This alone should be proof that there is no set answer about what tastes ‘best’, but there will be some that appeal more to your palette. Take time to work out whether you’re into floral (Adnams Copper House Dry Gin or Hendricks), citrus (Sipsmith Lemon Drizzle or Monkey 47) or herbal-led (Opihr Oriental Spiced London Dry) flavour profiles. Gins with a higher ABV (alcohol by volume) and with more botanicals, such as Sipsmith V.J.O.P or Gin Mare can even be enjoyed on the rocks.

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Jake Rogers, a spirits expert at East London drinking parlour TT Liquor, is a big fan of Death’s Door, distilled in Washington Island, Wisconsin. Its philosophy is less is more. “They only use three botanicals, and you can really pick out the flavour. Plus, at 47 per cent ABV, it stands up well to mixing,” he says. Another favourite is Old Curiosity’s Apothecary Rose Gin; a light pink rose in hue, it’s made by a herbalist in the lowlands of a botanical nursery just outside of Edinburgh, Scotland. “I’d definitely recommend it if you’re looking for something a bit out there,” he adds.

Kudos to newcomer Cabby’s Gin, too – a full-bodied, versatile gin, it’s made by an ex-cab driver with a passion for distillation. “Whenever you order it, it gets dropped off in a black taxi, which is pretty cool,” says Rogers, who says originality is the key to finding a good gin. “Competition these days is super fierce – obviously I still look for quality of product and flavour, but I like a gin to have its own distinct niches or backstories. I need something to make me go ‘wow, that’s out of the ordinary’.” Looks like reading those labels is worth it in the new gin-scape.

Best Gin Cocktails

The most versatile of the cocktail-making spirits, gin’s distinct herby, spicy aromatics make it the ideal match for many liqueurs, juices and other spirits. A good gin should work within a G&T and a martini, so have something classic in the cupboard to ensure you’re prepared for cocktail o’clock, whenever the moment arises.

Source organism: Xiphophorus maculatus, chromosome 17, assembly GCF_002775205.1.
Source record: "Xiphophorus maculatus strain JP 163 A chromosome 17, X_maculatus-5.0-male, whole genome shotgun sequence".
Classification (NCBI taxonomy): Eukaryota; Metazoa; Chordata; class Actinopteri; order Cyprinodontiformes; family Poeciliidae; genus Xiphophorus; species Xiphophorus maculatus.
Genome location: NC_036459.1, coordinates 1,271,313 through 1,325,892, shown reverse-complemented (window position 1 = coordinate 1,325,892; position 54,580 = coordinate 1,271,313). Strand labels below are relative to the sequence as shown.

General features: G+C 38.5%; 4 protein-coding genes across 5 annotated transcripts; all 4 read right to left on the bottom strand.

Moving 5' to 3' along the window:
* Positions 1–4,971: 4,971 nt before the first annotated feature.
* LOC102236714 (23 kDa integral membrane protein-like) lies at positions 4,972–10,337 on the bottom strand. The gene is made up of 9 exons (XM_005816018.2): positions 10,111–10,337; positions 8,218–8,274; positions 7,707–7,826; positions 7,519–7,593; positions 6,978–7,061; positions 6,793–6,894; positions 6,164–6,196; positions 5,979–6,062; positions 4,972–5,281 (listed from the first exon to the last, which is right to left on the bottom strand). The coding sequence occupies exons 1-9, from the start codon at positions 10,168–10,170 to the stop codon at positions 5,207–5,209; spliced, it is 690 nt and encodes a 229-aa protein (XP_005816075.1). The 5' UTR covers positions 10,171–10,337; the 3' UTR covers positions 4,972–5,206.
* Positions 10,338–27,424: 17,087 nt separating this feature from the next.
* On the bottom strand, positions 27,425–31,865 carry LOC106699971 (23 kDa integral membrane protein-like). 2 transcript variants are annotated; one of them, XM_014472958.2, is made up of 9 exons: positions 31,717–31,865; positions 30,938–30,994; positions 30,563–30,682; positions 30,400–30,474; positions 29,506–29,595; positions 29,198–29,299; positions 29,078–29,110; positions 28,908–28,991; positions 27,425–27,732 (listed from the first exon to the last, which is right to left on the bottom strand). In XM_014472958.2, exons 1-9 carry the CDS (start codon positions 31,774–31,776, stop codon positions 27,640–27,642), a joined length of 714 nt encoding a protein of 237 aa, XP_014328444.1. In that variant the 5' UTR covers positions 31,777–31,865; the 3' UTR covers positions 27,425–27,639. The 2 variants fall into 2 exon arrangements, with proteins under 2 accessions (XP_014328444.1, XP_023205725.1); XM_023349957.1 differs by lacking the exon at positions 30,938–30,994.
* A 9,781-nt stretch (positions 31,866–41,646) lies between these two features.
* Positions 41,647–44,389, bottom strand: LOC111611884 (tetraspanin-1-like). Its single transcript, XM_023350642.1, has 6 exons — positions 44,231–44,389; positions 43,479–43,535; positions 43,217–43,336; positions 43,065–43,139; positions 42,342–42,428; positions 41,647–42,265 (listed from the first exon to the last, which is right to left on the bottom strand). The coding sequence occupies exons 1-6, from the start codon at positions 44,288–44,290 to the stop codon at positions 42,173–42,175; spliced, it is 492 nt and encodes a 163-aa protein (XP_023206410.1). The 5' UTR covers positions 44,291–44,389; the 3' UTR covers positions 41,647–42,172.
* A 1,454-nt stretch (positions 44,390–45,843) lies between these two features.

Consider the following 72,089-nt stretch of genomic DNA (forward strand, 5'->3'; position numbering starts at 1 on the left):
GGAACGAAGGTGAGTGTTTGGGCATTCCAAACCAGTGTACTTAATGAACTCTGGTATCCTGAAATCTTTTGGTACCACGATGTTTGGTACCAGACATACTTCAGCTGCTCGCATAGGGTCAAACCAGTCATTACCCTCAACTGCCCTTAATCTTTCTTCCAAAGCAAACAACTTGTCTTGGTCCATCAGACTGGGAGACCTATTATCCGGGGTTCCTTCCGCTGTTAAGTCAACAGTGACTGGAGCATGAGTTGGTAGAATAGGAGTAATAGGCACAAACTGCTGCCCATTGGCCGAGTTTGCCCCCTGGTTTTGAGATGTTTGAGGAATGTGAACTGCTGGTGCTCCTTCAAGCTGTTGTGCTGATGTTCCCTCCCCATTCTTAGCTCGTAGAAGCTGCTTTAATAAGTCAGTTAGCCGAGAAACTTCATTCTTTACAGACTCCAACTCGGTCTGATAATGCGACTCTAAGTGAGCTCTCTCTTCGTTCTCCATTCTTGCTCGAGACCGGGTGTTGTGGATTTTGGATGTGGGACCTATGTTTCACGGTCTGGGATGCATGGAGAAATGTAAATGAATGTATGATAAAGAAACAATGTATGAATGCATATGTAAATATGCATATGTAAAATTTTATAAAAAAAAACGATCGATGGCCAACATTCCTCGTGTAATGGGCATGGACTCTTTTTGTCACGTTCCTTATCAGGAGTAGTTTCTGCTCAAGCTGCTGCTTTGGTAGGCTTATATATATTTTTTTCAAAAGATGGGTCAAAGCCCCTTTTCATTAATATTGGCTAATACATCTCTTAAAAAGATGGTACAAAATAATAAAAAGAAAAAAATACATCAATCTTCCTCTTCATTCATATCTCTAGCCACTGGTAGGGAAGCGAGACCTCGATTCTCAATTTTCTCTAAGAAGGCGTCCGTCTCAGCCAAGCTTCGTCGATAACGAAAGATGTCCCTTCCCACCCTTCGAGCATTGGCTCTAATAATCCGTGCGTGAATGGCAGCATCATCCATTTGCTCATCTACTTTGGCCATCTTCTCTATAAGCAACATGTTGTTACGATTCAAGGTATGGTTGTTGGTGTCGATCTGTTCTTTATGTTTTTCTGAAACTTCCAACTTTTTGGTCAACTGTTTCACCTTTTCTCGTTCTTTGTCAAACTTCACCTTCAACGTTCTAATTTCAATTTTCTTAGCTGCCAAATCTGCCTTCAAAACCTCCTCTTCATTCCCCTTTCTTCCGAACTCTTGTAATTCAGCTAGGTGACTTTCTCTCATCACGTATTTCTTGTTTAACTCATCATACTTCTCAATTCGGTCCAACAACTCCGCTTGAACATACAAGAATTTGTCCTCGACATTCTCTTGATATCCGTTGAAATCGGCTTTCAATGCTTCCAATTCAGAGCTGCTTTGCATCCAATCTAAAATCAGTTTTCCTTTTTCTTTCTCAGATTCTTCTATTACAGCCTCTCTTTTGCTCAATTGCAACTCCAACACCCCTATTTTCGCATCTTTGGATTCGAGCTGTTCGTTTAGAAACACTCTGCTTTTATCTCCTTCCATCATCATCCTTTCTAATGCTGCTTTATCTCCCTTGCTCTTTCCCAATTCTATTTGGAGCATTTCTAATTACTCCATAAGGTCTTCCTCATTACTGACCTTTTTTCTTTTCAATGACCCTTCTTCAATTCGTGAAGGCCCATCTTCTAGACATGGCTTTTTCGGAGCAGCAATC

Claridge’s Gonzato likes to kick off a party with a Tom Collins, a blend of sugar syrup, fresh lemon and gin (which was once upon a time Old Tom gin, hence the name). Topped with soda water, it’s refreshing and easy, and even better with a flowery gin. “Another classic cocktail is a French 75, made with gin, Champagne, sugar syrup and lemon juice,” he says. “Add a drop of absinthe last, and it will open up the flavour. It’s the perfect welcome drink.”

Along the less classic – but equally straightforward lines – is the Southside, which according to Gonzato, is as close as you’ll get to a gin daiquiri. “It’s aromatic, with gin, fresh lime juice, and sugar syrup, with around eight mint leaves – all you do is shake it, strain it and add a garnish.” Other classic gin cocktails include the gin martini (gin and vermouth), the Negroni (gin, vermouth and Campari) and the gimlet (gin and lime). Try them all to figure out your poison, just have some aspirin to hand for the morning after.

Enrico Gonzato’s Teatulia Martini

Ingredients

  • 50ml Earl Grey gin (Tanqueray 10 infused with Teatulia Earl Grey tea)
  • 15ml Lemongrass Ambrato Vermouth (Ambrato vermouth infused with fresh Teatulia lemongrass tea)
  • 5ml Italicus Rosolio di Bergamotto

How To Serve

  • Martini glass
  • Grapefruit zest

How To Make

  1. Chill the martini glass prior to mixing
  2. Mix 50ml gin with 15ml vermouth and 5ml rosolio di bergamotto
  3. Shake all ingredients with ice in a cocktail shaker
  4. Strain and pour into the martini glass
  5. Garnish with a strip of grapefruit zest